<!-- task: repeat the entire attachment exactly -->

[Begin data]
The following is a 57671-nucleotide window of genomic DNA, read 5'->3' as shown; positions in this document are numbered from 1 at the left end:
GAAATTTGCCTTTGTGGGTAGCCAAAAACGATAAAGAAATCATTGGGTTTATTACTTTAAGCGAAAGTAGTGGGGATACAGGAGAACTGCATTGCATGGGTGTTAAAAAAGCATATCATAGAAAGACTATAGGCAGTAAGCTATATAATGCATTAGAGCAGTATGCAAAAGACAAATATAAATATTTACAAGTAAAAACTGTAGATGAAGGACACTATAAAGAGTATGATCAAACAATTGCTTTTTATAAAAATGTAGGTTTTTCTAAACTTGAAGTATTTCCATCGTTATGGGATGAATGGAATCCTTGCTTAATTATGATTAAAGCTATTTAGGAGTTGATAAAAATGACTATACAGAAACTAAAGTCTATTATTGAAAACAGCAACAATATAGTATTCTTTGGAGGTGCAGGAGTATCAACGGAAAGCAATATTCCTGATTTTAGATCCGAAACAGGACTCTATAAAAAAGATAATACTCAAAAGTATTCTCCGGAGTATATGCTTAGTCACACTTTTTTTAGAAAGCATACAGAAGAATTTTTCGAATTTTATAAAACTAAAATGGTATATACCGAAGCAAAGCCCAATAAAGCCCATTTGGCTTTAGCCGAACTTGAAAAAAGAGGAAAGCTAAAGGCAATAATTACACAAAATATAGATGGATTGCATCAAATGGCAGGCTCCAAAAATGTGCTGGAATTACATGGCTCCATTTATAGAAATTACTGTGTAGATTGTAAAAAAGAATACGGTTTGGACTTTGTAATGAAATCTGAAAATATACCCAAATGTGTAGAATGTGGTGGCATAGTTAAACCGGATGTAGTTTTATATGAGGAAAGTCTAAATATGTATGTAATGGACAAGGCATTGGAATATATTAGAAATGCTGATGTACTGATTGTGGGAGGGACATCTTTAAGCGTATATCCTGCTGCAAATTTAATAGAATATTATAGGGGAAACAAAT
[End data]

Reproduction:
The following is a 57671-nucleotide window of genomic DNA, read 5'->3' as shown; positions in this document are numbered from 1 at the left end:
GAAATTTGCCTTTGTGGGTAGCCAAAAACGATAAAGAAATCATTGGGTTTATTACTTTAAGCGAAAGTAGTGGGGATACAGGAGAACTGCATTGCATGGGTGTTAAAAAAGCATATCATAGAAAGACTATAGGCAGTAAGCTATATAATGCATTAGAGCAGTATGCAAAAGACAAATATAAATATTTACAAGTAAAAACTGTAGATGAAGGACACTATAAAGAGTATGATCAAACAATTGCTTTTTATAAAAATGTAGGTTTTTCTAAACTTGAAGTATTTCCATCGTTATGGGATGAATGGAATCCTTGCTTAATTATGATTAAAGCTATTTAGGAGTTGATAAAAATGACTATACAGAAACTAAAGTCTATTATTGAAAACAGCAACAATATAGTATTCTTTGGAGGTGCAGGAGTATCAACGGAAAGCAATATTCCTGATTTTAGATCCGAAACAGGACTCTATAAAAAAGATAATACTCAAAAGTATTCTCCGGAGTATATGCTTAGTCACACTTTTTTTAGAAAGCATACAGAAGAATTTTTCGAATTTTATAAAACTAAAATGGTATATACCGAAGCAAAGCCCAATAAAGCCCATTTGGCTTTAGCCGAACTTGAAAAAAGAGGAAAGCTAAAGGCAATAATTACACAAAATATAGATGGATTGCATCAAATGGCAGGCTCCAAAAATGTGCTGGAATTACATGGCTCCATTTATAGAAATTACTGTGTAGATTGTAAAAAAGAATACGGTTTGGACTTTGTAATGAAATCTGAAAATATACCCAAATGTGTAGAATGTGGTGGCATAGTTAAACCGGATGTAGTTTTATATGAGGAAAGTCTAAATATGTATGTAATGGACAAGGCATTGGAATATATTAGAAATGCTGATGTACTGATTGTGGGAGGGACATCTTTAAGCGTATATCCTGCTGCAAATTTAATAGAATATTATAGGGGAAACAAAT